Lab: Manually implemented properties#


In this exercise, we will transform a traditional method-based approach to managing class state into a more modern, property-based one using manually implemented properties. This will involve refactoring the code to replace public methods that directly manipulate fields with properties that encapsulate the logic for setting and getting field values.

Provided Code#

Carefully review the provided code. Notice that the Car class manages its speed state using a private field and two public methods, IncreaseSpeed and DecreaseSpeed. This is a common pattern, but it doesn’t take advantage of C#’s property feature.

class Car
    private int speed;

    public void IncreaseSpeed(int delta)
        if (speed + delta < 0)
            speed = 0;
        else if (speed + delta > 200)
            speed = 200;
            speed += delta;

    public void DecreaseSpeed(int delta)
        if (speed - delta < 0)
            speed = 0;
        else if (speed - delta > 200)
            speed = 200;
            speed -= delta;

    public int GetSpeed()
        => speed;


Step 1: Introduce the Speed property#

Refactor the Car class by removing all instance methods and introduce a manually implemented property named Speed. The logic that we removed should now be part of the property’s set or get accessors.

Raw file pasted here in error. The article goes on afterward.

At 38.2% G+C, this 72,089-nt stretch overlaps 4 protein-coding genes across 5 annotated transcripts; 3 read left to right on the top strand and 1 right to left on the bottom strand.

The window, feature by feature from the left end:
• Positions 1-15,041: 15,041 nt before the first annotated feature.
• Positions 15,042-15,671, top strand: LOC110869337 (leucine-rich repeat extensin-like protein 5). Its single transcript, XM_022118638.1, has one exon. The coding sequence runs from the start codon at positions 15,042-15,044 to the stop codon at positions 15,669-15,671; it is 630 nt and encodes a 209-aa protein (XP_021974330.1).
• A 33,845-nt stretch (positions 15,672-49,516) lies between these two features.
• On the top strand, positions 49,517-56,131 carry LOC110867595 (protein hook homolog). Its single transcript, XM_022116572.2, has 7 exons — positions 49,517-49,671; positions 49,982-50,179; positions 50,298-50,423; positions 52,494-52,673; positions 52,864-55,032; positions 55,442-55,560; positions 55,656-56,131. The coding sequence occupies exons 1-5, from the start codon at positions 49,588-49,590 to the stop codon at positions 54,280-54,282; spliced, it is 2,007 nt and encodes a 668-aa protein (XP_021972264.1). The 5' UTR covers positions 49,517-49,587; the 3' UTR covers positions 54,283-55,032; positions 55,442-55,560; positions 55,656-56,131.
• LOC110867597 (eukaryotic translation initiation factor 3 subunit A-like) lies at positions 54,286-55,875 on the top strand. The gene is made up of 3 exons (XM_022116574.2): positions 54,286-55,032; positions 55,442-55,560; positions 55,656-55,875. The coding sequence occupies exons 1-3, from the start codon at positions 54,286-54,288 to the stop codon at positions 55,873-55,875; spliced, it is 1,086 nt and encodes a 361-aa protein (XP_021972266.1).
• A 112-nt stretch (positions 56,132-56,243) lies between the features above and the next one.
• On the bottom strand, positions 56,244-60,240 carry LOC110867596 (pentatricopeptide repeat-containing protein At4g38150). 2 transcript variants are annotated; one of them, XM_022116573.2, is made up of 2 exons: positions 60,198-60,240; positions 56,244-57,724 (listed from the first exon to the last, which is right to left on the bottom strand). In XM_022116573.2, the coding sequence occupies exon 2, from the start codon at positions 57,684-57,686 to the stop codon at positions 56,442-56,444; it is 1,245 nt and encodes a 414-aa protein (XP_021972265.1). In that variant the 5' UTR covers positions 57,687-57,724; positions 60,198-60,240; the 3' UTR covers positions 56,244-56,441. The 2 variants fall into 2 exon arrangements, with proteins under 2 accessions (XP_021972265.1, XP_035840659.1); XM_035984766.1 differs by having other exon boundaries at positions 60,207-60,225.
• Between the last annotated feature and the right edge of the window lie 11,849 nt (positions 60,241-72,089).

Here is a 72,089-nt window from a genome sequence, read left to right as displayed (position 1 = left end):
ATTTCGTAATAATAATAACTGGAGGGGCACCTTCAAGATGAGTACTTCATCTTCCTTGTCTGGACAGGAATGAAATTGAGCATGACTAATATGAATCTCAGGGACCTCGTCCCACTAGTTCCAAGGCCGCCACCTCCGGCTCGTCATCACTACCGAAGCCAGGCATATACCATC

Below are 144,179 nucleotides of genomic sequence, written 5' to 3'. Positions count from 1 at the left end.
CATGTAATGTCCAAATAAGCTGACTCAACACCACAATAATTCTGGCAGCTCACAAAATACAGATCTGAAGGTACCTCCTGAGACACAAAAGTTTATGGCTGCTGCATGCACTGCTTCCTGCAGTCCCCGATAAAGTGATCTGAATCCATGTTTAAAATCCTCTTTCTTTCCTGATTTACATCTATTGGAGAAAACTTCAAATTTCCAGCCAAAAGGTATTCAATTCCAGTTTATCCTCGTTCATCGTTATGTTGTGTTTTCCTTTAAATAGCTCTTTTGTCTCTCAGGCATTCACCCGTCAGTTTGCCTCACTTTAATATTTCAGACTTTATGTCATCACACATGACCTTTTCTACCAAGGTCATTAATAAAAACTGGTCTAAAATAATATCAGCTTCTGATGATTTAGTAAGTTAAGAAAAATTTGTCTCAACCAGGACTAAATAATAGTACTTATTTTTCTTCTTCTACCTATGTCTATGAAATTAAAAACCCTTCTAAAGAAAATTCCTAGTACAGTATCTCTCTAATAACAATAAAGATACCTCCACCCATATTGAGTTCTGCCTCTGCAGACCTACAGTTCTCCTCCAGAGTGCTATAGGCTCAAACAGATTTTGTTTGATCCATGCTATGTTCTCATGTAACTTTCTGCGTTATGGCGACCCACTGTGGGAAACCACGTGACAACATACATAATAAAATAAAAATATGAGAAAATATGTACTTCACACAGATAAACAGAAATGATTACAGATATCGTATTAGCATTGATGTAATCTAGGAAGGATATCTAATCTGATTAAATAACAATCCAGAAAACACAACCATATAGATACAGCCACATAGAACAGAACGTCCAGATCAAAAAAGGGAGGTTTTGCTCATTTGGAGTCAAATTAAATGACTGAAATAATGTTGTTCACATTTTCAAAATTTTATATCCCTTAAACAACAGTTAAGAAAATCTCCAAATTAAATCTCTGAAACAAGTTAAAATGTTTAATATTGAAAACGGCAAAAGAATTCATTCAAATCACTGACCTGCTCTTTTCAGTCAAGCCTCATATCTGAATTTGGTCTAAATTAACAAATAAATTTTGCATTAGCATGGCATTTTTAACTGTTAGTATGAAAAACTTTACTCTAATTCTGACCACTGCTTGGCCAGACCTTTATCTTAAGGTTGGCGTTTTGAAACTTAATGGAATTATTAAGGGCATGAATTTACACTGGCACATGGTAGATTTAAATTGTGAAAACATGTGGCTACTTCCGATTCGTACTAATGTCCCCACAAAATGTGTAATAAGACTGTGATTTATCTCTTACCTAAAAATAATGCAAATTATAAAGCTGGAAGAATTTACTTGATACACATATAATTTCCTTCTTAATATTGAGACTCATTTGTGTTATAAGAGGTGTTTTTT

Step 2: Test your refactored code#

Ensure that the logic within the set accessor of your new Speed property maintains the same rules: speed cannot go below 0 and cannot exceed 200.

Car saab = new Car();

saab.Speed += 999;
Console.WriteLine(saab.Speed == 200);

saab.Speed -= 999;
Console.WriteLine(saab.Speed == 0);

Step 3: Introduce a MaxSpeed property#

Add a new (automatically implemented) property called MaxSpeed to the Car class. Its type should be int. This property should have a public get accessor and a private set accessor. Add a constructor that takes a single parameter of type int. This value should be used to set the MaxSpeed of the Car object.

Car tractor = new Car(20);

tractor.Speed += 999;
Console.WriteLine(tractor.Speed == tractor.MaxSpeed);

tractor.Speed -= 999;
Console.WriteLine(tractor.Speed == 0);
tractor.MaxSpeed = 200; // Should raise exception!
(1,1): error CS0272: The property or indexer 'Car.MaxSpeed' cannot be used in this context because the set accessor is inaccessible


Add a bool property called EcoMode that, when true, changes the get:er of the Speed property to return a value that is 80% below the actual speed to simulate fuel-saving measures.